It seems like there is a new scam every day, but people are still getting caught up in the old ones.
Ian Bobinac says he wanted to get rid of his 1999 Ford Taurus for $700 so he turned to Craigslist. He got an offer right away.
"We figured someone would talk us down, this guy was willing to pay, which we thought was a little high, so we went with it," said Bobinac, who works at WZZM 13.
The man’s name was Anthony and he wanted to buy the car for his, "buddy in the states." He told Bobinac he would send a check.
"He said what I'm going to do is write the check for over so you can pay the person to get it shipped," Bobinac said.
When the check arrived, Bobinac's wife opened it. It was for $1,980.00. The name on the check was also different.
It said Margaret Fernandez, "So I was like, 'don't do anything with the check until I get home.'"
Bobinac was suspicious, so he started searching "scams" on the internet.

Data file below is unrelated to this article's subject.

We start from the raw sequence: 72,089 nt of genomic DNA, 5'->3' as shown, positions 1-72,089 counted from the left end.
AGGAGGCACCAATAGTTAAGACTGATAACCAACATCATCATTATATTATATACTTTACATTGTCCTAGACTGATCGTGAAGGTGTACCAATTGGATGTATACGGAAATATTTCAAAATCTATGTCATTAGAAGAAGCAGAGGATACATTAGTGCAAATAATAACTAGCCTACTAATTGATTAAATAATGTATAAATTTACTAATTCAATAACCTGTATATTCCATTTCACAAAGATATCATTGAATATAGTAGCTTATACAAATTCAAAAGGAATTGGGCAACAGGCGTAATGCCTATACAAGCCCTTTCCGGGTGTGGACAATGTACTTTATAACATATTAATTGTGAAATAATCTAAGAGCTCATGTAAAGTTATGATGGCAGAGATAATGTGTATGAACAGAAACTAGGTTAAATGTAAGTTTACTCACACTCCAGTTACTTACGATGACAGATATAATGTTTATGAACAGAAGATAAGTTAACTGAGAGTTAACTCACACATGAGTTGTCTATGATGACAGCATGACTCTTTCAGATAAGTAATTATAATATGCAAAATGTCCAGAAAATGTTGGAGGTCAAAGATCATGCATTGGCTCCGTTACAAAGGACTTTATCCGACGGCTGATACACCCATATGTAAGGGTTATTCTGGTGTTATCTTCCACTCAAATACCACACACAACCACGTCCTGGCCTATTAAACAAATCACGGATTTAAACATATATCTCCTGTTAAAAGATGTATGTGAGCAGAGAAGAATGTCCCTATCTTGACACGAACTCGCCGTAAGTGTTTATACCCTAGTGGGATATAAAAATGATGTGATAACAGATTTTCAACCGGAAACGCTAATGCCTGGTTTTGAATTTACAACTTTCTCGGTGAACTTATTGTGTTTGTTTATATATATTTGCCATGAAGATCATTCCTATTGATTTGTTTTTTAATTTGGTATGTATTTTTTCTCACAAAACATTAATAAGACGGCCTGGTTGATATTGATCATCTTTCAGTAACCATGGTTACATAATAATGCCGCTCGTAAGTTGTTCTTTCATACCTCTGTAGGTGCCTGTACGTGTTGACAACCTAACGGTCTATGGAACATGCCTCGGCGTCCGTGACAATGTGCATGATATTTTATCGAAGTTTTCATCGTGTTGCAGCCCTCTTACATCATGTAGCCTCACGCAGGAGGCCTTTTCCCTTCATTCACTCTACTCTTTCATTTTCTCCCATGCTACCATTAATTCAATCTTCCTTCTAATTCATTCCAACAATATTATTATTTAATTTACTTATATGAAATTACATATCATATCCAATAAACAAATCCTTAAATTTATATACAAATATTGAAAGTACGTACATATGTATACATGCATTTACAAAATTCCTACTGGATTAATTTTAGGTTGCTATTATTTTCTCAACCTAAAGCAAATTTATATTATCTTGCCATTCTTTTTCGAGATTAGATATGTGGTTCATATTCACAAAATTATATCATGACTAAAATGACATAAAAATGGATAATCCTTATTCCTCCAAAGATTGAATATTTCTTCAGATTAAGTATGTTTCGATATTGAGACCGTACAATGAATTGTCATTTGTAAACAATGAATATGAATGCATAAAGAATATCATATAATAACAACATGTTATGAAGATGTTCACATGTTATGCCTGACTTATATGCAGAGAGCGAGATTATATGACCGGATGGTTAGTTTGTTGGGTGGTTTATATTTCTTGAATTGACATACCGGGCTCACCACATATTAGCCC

"The article I found online had the exact same value on the check," Bobinac said.
Bobinac never cashed the check. But if he had, it likely would have cleared, at first.
"Two weeks later, the bank would call me and say, 'This was not a valid check and so now you need to pay back the full amount,'" Bobinac said.
It's a common scam on Craigslist. Unfortunately, people continue to fall for it. That's why Bobinac wanted to warn others to be careful.
"They often use numbers that are Google Voice or virtual and easy to dispose of and they just get new ones," Bobinac said.
"Anthony" continued to text Bobinac for a several days, asking what happened to his check. After going to Grand Rapids police, Bobinac says he was told to stop texting back and "Anthony" would eventually go away.
Police chose not to pursue the case because most of the time these scam artists are out of the country, the numbers aren't traceable and Bobinac didn't lose any money.
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